“During the trial, information was presented regarding a former KU student-athlete, a current KU student-athlete, and KU men’s basketball coaches,” athletic director Jeff Long and chancellor Douglas Girod said in a joint statement. “Some of the information we were aware of, and some is new to us. The new information needs to be evaluated and understood. We have already been in contact with the NCAA regarding trial developments and will continue to work with NCAA staff moving forward. Two additional federal trials are set for February and April 2019. Thus, we remain unable to fully comment on the issues before us.

“By limiting our comments, we are able to protect the integrity of the federal matters and the work of the NCAA. While that work continues, we remain fully supportive of our student-athletes, our coaches and our men’s basketball program. Coach Self and Kansas Athletics are committed to maintaining a culture of compliance, and we will continue these efforts. Kansas Athletics has been, and will continue to be, committed to excellence and integrity.”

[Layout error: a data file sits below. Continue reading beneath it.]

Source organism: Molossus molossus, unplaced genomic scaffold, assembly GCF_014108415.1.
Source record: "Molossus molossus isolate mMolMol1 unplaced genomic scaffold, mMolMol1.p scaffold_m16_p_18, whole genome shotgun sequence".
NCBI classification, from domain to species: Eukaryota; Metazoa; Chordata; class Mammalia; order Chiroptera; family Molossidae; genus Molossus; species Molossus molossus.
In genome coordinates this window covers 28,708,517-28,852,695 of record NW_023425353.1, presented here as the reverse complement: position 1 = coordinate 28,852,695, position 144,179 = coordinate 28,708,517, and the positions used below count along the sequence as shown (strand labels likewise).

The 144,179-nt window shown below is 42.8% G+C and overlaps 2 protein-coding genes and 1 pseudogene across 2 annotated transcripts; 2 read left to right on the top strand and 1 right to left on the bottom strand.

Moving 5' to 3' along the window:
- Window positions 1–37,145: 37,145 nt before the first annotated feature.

But the statement also suggested the school’s relationship with Adidas could change.

“Finally, while we have made no decision regarding a long-term contract extension with our apparel partner, Adidas, we continue to evaluate our options,” the joint statement said. “There is no timetable for a decision. A strong apparel partnership is important and beneficial to all our student-athletes and our institution, and we will take great care in making the right decision for KU.”

Self said he wasn’t involved in any conversations about the future of Kansas’ relationship with Adidas, but he said there is a positive component to shoe companies’ involvement in collegiate athletics.

“I can say we all know shoe companies have influence on all levels of basketball,” he said. “They work hard to develop brand loyalty with top high-school prospects, and they have some influence with them, which is totally permissible under NCAA guidelines. Just like a high school coach could. An AAU coach. A trusted adviser and especially a parent.”

Self said anyone who wants to know more than what he revealed in his statement should “read the testimony or the evidence that was presented during the trial.” He admitted he has not done that.

But Self also stated he is motivated to focus on his team, the No. 1 squad in the Associated Press preseason Top 25 poll, this season, and he doesn’t expect the investigation to be a distraction.

“I promise you it will not be an excuse if we do not perform well,” he said. “At all.”